construction. To avoid this problem, containers of the type under discussion have been developed in which the upper container end provided with the container opening terminates in a short neck whose wall extends either normal or oppositely to the shoulder portion of the container. The circumferential edge portion of the neck is extended radially outwardly and then inwardly folded so as to provide an annular flange which surrounds the opening. This flange is provided with a raised bead having a flat contact surface onto which the closure foil is welded.

For various reasons this is not satisfactory. First of all, when the welding pressure is exerted on this construction the flange has a tendency to yield in axial direction of the container with the result that the contact surface on the bead may be in irregular engagement with the closure foil when the welding takes place. This in turn results in uneven heating of the material and the weld maynot be homogenous. Other problems also exist with this construction and are well enough known to those skilled in the art so as not to require detailed discussion.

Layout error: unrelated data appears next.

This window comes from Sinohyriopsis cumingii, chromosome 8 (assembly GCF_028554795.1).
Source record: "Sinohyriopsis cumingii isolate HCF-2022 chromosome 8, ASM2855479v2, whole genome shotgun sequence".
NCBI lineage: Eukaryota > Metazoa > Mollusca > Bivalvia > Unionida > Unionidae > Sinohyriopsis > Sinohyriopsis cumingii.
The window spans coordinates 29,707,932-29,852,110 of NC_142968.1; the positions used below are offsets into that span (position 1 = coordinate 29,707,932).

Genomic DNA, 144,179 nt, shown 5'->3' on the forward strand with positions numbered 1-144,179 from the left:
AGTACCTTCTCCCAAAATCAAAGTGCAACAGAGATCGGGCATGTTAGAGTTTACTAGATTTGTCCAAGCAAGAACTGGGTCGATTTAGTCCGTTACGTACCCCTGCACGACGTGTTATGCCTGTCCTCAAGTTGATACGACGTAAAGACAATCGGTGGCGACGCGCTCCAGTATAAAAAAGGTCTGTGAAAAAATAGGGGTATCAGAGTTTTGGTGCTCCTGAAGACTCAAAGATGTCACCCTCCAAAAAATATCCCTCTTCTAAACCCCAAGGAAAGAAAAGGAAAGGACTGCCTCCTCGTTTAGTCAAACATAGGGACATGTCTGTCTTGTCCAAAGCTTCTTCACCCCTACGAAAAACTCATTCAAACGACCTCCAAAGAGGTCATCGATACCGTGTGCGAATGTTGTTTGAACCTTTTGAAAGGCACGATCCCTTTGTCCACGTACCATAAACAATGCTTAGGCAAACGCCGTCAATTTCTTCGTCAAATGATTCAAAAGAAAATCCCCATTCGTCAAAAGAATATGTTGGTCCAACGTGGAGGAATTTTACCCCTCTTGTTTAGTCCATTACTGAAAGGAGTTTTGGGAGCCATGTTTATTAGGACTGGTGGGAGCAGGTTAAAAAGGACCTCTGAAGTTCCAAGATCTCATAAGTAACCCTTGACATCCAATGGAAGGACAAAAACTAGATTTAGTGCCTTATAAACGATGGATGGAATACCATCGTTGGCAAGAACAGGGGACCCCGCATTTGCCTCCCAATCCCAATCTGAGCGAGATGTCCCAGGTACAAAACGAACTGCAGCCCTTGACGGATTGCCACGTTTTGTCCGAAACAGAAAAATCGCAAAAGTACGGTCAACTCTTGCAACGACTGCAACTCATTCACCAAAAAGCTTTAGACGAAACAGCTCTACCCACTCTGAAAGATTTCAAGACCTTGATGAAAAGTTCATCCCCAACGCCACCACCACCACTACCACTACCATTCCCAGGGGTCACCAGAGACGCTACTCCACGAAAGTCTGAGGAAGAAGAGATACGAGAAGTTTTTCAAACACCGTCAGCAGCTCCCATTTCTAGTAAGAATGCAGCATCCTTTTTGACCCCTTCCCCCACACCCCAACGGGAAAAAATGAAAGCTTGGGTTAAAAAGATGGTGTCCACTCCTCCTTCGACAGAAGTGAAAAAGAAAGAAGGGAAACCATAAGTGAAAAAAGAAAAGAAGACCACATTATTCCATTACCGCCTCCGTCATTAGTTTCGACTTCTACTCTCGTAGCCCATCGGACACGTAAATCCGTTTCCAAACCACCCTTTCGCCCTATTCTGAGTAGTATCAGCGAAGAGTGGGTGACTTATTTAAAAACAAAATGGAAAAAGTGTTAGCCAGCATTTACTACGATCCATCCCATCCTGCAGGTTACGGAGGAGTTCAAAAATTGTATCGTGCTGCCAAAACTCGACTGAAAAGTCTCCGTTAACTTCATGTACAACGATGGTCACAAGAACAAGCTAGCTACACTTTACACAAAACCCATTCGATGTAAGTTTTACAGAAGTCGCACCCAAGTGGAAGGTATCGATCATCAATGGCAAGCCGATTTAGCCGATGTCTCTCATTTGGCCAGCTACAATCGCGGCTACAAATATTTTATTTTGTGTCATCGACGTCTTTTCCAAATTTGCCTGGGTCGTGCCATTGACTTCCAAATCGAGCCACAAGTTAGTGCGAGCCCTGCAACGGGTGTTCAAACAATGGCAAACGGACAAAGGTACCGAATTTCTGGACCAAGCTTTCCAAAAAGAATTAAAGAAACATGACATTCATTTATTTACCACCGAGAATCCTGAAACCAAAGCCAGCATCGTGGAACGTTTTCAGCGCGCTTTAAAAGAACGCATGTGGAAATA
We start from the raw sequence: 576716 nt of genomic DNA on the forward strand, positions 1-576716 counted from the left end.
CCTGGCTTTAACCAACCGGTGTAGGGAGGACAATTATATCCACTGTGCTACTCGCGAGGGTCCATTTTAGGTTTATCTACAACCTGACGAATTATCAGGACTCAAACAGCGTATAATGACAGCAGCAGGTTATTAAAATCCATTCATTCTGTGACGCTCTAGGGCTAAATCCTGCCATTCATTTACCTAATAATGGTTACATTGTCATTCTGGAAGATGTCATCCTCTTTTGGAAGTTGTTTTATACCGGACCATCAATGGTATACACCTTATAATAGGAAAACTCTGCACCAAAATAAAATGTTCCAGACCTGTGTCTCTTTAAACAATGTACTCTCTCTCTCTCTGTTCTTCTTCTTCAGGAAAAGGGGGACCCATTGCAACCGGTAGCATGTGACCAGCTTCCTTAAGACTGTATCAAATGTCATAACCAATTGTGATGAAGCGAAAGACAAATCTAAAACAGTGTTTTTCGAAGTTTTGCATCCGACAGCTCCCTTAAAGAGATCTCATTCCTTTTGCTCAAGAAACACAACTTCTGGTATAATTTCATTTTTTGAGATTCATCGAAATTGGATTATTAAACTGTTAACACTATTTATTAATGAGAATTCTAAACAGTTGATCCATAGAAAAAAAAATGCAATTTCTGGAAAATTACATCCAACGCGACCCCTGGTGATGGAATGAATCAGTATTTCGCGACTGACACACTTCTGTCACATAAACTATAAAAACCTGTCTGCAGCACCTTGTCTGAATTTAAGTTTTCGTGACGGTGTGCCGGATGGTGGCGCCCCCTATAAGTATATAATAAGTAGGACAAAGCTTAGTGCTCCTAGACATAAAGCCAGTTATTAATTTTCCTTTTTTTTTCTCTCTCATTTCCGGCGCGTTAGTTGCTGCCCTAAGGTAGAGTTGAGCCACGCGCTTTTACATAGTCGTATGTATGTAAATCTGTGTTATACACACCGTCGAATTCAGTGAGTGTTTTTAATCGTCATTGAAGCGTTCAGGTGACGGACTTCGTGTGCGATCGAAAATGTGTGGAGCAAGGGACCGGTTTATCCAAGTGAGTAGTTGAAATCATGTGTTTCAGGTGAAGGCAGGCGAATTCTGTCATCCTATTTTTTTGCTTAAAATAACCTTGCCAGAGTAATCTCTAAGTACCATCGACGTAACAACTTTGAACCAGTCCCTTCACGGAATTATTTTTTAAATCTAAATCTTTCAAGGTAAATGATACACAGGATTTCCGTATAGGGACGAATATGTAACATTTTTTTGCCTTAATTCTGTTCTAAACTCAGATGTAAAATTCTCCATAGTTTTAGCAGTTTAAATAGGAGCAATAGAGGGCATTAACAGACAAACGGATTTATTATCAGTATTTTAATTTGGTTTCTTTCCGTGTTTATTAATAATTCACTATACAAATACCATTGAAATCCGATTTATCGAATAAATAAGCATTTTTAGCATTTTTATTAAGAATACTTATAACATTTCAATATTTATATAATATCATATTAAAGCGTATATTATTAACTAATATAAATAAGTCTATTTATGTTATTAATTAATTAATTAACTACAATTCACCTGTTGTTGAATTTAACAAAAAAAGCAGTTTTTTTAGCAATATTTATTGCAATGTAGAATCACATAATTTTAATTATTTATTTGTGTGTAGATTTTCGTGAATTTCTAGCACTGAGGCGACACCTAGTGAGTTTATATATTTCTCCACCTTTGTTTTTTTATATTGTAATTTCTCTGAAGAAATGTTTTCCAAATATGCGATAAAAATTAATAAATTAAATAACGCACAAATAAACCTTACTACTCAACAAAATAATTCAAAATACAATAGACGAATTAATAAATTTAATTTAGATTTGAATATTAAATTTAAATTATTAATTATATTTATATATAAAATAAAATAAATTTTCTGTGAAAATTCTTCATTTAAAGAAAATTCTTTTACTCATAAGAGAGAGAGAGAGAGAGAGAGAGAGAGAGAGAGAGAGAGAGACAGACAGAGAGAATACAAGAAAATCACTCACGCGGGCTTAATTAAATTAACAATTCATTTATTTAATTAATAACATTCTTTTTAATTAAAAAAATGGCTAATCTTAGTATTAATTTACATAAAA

For all of these reasons it is an object of the present invention to provide a molded plastic container which is not subject to these disadvantages and others known from the art.

An additional objectof the invention is to provide such a container wherein no yielding of the container wall will take place when welding pressure is exerted so as to assure that a perfect homogenous weld is obtained. The welding pressure, as well as later pressures resulting from stacking or the like, is to be so diverted into the container wall that no yielding and no buckling will occur, at least not of any significant extent.